The depths that the campaign team for President Donald Trump will sink to know no limits, especially in the wake of reports of a tactic being used to sway Black voters. Black surrogates and proponents for the former business mogul have hosted cash giveaways at rallies praising Trump and teetering on the line of breaking certain laws.
Politico is reporting that a rally held in Trump’s name last month in Cleveland featured a cash giveaway for participants to the tune of several hundred dollars in some instances. The raffle-styled giveaway was framed by organizers as a show of support for President Trump while handing out cash that numbered into the tens of thousands of dollars reportedly.
The outlet adds that a second giveaway was scheduled for Virginia but has been put on hold although similar rallies are planned. The rallies are framed as a touring effort, standing in support of the Trump campaign’s own reelection efforts to gain support from Black voters. The charity that runs this roaming tour, the Urban Revitalization Coalition, is headed by Brian Pumper (don’t Google at work or in public) lookalike and avid Trump supporter, Darrell Scott.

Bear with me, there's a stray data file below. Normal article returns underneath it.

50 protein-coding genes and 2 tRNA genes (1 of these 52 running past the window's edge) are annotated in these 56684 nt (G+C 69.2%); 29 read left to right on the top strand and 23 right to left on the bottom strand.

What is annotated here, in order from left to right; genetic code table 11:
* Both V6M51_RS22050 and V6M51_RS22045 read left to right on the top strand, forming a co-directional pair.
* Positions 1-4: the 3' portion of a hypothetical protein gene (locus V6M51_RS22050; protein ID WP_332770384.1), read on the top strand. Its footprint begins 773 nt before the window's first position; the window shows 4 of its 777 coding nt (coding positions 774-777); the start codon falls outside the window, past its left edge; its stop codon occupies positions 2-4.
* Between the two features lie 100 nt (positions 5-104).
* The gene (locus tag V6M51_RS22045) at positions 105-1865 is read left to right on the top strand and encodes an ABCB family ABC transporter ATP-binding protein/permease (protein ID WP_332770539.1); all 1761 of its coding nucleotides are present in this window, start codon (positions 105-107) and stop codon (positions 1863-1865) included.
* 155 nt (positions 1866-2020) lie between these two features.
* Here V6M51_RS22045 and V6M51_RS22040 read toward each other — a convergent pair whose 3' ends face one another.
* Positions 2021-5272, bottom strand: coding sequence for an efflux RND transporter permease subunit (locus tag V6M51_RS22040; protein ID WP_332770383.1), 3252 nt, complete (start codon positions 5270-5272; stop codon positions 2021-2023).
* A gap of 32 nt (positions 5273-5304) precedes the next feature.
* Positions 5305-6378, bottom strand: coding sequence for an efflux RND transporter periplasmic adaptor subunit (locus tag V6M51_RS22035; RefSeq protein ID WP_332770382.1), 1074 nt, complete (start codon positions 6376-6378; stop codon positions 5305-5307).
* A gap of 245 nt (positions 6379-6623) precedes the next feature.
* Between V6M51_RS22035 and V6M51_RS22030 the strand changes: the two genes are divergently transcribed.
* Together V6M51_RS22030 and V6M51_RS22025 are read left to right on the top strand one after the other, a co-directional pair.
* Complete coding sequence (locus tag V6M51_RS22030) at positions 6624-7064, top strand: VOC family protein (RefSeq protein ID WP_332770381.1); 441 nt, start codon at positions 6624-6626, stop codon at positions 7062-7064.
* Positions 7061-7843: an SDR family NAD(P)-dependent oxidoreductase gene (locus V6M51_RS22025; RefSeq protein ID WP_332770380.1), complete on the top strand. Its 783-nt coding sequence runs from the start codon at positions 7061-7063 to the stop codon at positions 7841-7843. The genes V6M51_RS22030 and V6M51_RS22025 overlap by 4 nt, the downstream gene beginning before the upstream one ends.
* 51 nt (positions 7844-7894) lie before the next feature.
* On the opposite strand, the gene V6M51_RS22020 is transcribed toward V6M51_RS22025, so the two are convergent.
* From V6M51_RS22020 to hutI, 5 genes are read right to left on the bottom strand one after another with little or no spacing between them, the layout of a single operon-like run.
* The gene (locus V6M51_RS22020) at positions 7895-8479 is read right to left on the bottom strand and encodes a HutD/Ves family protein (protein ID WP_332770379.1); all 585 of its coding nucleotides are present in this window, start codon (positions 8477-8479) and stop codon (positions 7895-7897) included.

The organizers claim that the touring rallies are legal and have a goal of sharing information or how to revitalize inner cities with a focus on economics. URC is listed as a 501(c)3 charitable organization but it appears that there are some shadowy implications on how that status is applied according to a former IRS employee.
“Charities are required to spend their money on charitable and educational activities,” Marcus Owens said to Politico, who once worked as a former director of the Exempt Organizations Division at the Internal Revenue Service.
Owens, who currently practices law privately at Loeb & Loeb, added, “It’s not immediately clear to me how simply giving money away to people at an event is a charitable act.”
Making this especially interesting and also suspect is that the Scott and the URC are not directly connected to Trump’s campaign efforts, at least on paper. Yet, Scott, who declined to tell the publication who the private donors that are supplying the cash for the giveaways, has aligned himself with Trump at several lengths.